PORT ST. LUCIE, Fla. -- The ranks have thinned out considerably since mid-February, when 60 Mets -- give or take a Hernandez -- gathered and gave their clubhouse here some characteristics of a rush-hour subway car -- crowded and on track. Empty lockers are everywhere now.

Early Wednesday, Carlos Muniz looked up from a stool in front of a still-inhabited locker that bore his name and said, "I'm still here."

Five weeks ago, when Duaner Sanchez, Rocky Cherry, Tom Martin, Casey Fossum, Freddy Garcia, John Switzer and Kyle Snyder still had nameplates, stools and chances to fill roster spots, Muniz's presence in the clubhouse in late March wasn't readily predicted. Still isn't. But now posters alerting players about transporting luggage and personal cars to the North have been posted, and Muniz still is here. NCAA pools are in place, and so is the 28-year-old right-handed reliever who speaks softly, smiles often and now throws a split-finger fastball.

At the late-September urging of pitching Dan Warthen, Muniz has taken a step back to the '80s and developed a splitter that has deceived the eyes of enemy hitters and caught the eyes of Mets staff members. That splitter is the primary reason Muniz remains a resident of the big league clubhouse.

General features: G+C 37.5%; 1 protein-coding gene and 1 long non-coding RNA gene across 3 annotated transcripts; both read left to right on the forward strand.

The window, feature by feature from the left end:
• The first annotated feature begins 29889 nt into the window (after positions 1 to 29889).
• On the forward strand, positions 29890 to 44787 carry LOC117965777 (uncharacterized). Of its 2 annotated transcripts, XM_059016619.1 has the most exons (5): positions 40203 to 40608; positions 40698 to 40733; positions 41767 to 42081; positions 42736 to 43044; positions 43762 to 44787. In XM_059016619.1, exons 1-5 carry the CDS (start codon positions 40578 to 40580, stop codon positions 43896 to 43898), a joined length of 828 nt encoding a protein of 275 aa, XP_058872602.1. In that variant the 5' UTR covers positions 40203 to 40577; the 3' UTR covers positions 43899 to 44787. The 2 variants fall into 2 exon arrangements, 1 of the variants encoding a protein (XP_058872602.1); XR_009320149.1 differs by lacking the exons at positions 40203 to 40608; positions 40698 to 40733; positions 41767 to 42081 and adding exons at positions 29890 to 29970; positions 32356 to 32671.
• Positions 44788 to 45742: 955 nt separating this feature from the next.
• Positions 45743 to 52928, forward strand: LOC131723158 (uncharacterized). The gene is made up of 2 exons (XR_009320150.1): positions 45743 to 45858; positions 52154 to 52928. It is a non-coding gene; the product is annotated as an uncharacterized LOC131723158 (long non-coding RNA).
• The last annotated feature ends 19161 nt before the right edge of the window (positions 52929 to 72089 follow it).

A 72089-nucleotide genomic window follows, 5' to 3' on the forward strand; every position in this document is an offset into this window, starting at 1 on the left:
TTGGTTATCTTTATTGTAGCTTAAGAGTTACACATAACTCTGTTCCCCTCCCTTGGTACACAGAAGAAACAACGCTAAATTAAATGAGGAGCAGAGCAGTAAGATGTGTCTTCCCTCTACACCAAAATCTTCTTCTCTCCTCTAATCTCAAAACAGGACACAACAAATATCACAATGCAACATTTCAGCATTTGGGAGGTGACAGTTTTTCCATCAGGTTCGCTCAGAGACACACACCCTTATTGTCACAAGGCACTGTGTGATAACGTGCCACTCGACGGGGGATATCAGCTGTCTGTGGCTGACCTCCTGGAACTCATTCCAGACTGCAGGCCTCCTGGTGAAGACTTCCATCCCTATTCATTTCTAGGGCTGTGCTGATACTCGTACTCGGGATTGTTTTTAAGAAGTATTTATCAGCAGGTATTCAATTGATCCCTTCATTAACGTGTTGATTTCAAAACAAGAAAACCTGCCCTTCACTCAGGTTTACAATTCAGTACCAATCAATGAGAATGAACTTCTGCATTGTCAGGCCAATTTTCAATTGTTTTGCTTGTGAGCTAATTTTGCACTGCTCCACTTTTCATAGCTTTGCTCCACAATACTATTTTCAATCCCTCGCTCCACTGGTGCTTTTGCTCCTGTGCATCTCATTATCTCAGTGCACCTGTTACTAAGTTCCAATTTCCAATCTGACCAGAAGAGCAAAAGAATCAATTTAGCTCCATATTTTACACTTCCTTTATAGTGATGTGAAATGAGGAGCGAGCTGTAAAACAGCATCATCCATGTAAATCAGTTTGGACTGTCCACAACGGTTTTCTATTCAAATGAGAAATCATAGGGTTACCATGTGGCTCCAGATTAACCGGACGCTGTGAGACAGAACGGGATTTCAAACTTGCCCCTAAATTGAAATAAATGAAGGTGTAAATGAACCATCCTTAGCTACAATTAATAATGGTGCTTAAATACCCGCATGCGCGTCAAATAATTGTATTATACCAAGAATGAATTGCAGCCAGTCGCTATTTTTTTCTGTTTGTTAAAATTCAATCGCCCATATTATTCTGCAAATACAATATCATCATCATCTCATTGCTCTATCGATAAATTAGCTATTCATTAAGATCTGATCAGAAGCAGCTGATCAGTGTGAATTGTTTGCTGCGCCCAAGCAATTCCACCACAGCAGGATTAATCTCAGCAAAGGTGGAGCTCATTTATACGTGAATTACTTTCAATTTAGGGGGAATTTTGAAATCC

It "has some nastiness to it," Warthen said.

Muniz describes it this way: "I think I have a weapon now. I don't to say it's really good. But now I have something I can throw to lefties. I have an extra pitch. ... And I'm hoping to make it the pitch."

The batters he faces in the Mets' Wednesday afternoon home game against the Tigers will have something to say, too. More roster cuts are coming, perhaps by Thursday afternoon. Muniz needs to accumulate outs, and some ugly swings by the guys in gray can only enhance his chance of big league employment, his chance of being part of the bullpen renovation general manager Omar Minaya, manager Jerry Manuel and Warthen have created.

"I've been getting a few swings-and-misses," Muniz says. A good thing; no manager likes contact in late innings.

Muniz, who has made 20 appearances -- 18 last summer -- out of the Mets bullpen the past two years, took Warthen's advice. He found work in the Mexican League in the winter.

"At first, I wasn't sure about throwing [the slitter]," Muniz said. "But then I took stock of myself and [said], 'Why not?' I threw it right from the start in Mexico. I know they were looking for results. They didn't care about what I was trying to learn, so I had to learn quick. And I struggled a little, walking guys. ... But I didn't give up any runs, and I developed more confidence in it. Down here [in Spring Training], so far, so good."

Warthan has introduced the splitter to Bobby Parnell, who may turn out to be the Mets' primary swing-and-miss setup man. And, of course, J.J. Putz throws the pitch that made Bruce Sutter a Hall of Famer. Catcher Brian Schneider identified Putz's splitter as one of the three best pitches in camp.

"Mine isn't that good," Muniz says. "But I'm getting better at it and more confident all the time. And I do think it's a weapon now."